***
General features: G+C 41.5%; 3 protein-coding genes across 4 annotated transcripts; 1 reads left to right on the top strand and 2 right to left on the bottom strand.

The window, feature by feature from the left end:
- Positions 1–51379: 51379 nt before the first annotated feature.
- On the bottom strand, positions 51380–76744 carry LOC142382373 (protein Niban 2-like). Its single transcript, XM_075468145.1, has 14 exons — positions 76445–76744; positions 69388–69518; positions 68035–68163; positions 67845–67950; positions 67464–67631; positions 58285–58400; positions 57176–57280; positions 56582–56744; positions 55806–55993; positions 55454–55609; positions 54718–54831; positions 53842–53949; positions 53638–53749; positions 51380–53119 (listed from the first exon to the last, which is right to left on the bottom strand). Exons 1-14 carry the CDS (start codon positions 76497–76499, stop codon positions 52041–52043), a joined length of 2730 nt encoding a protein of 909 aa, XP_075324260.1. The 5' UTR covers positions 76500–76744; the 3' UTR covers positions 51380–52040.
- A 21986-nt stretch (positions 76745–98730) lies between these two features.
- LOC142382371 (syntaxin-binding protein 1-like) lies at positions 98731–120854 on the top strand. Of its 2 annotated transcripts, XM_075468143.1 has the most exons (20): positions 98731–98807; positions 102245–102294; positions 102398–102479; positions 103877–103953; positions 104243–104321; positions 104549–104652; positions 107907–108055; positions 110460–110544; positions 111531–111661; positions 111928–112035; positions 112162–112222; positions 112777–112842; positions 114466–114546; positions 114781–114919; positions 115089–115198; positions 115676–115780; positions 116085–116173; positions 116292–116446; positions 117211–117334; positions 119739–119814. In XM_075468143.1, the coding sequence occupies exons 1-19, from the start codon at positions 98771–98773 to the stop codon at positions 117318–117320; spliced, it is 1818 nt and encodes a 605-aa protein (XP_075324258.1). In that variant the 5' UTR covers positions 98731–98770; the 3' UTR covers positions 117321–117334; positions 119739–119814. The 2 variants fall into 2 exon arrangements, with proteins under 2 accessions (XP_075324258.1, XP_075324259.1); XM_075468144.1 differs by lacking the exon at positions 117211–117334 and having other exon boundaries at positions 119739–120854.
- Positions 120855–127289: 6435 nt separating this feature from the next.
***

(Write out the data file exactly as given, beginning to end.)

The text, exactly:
General features: G+C 41.5%; 3 protein-coding genes across 4 annotated transcripts; 1 reads left to right on the top strand and 2 right to left on the bottom strand.

The window, feature by feature from the left end:
- Positions 1–51379: 51379 nt before the first annotated feature.
- On the bottom strand, positions 51380–76744 carry LOC142382373 (protein Niban 2-like). Its single transcript, XM_075468145.1, has 14 exons — positions 76445–76744; positions 69388–69518; positions 68035–68163; positions 67845–67950; positions 67464–67631; positions 58285–58400; positions 57176–57280; positions 56582–56744; positions 55806–55993; positions 55454–55609; positions 54718–54831; positions 53842–53949; positions 53638–53749; positions 51380–53119 (listed from the first exon to the last, which is right to left on the bottom strand). Exons 1-14 carry the CDS (start codon positions 76497–76499, stop codon positions 52041–52043), a joined length of 2730 nt encoding a protein of 909 aa, XP_075324260.1. The 5' UTR covers positions 76500–76744; the 3' UTR covers positions 51380–52040.
- A 21986-nt stretch (positions 76745–98730) lies between these two features.
- LOC142382371 (syntaxin-binding protein 1-like) lies at positions 98731–120854 on the top strand. Of its 2 annotated transcripts, XM_075468143.1 has the most exons (20): positions 98731–98807; positions 102245–102294; positions 102398–102479; positions 103877–103953; positions 104243–104321; positions 104549–104652; positions 107907–108055; positions 110460–110544; positions 111531–111661; positions 111928–112035; positions 112162–112222; positions 112777–112842; positions 114466–114546; positions 114781–114919; positions 115089–115198; positions 115676–115780; positions 116085–116173; positions 116292–116446; positions 117211–117334; positions 119739–119814. In XM_075468143.1, the coding sequence occupies exons 1-19, from the start codon at positions 98771–98773 to the stop codon at positions 117318–117320; spliced, it is 1818 nt and encodes a 605-aa protein (XP_075324258.1). In that variant the 5' UTR covers positions 98731–98770; the 3' UTR covers positions 117321–117334; positions 119739–119814. The 2 variants fall into 2 exon arrangements, with proteins under 2 accessions (XP_075324258.1, XP_075324259.1); XM_075468144.1 differs by lacking the exon at positions 117211–117334 and having other exon boundaries at positions 119739–120854.
- Positions 120855–127289: 6435 nt separating this feature from the next.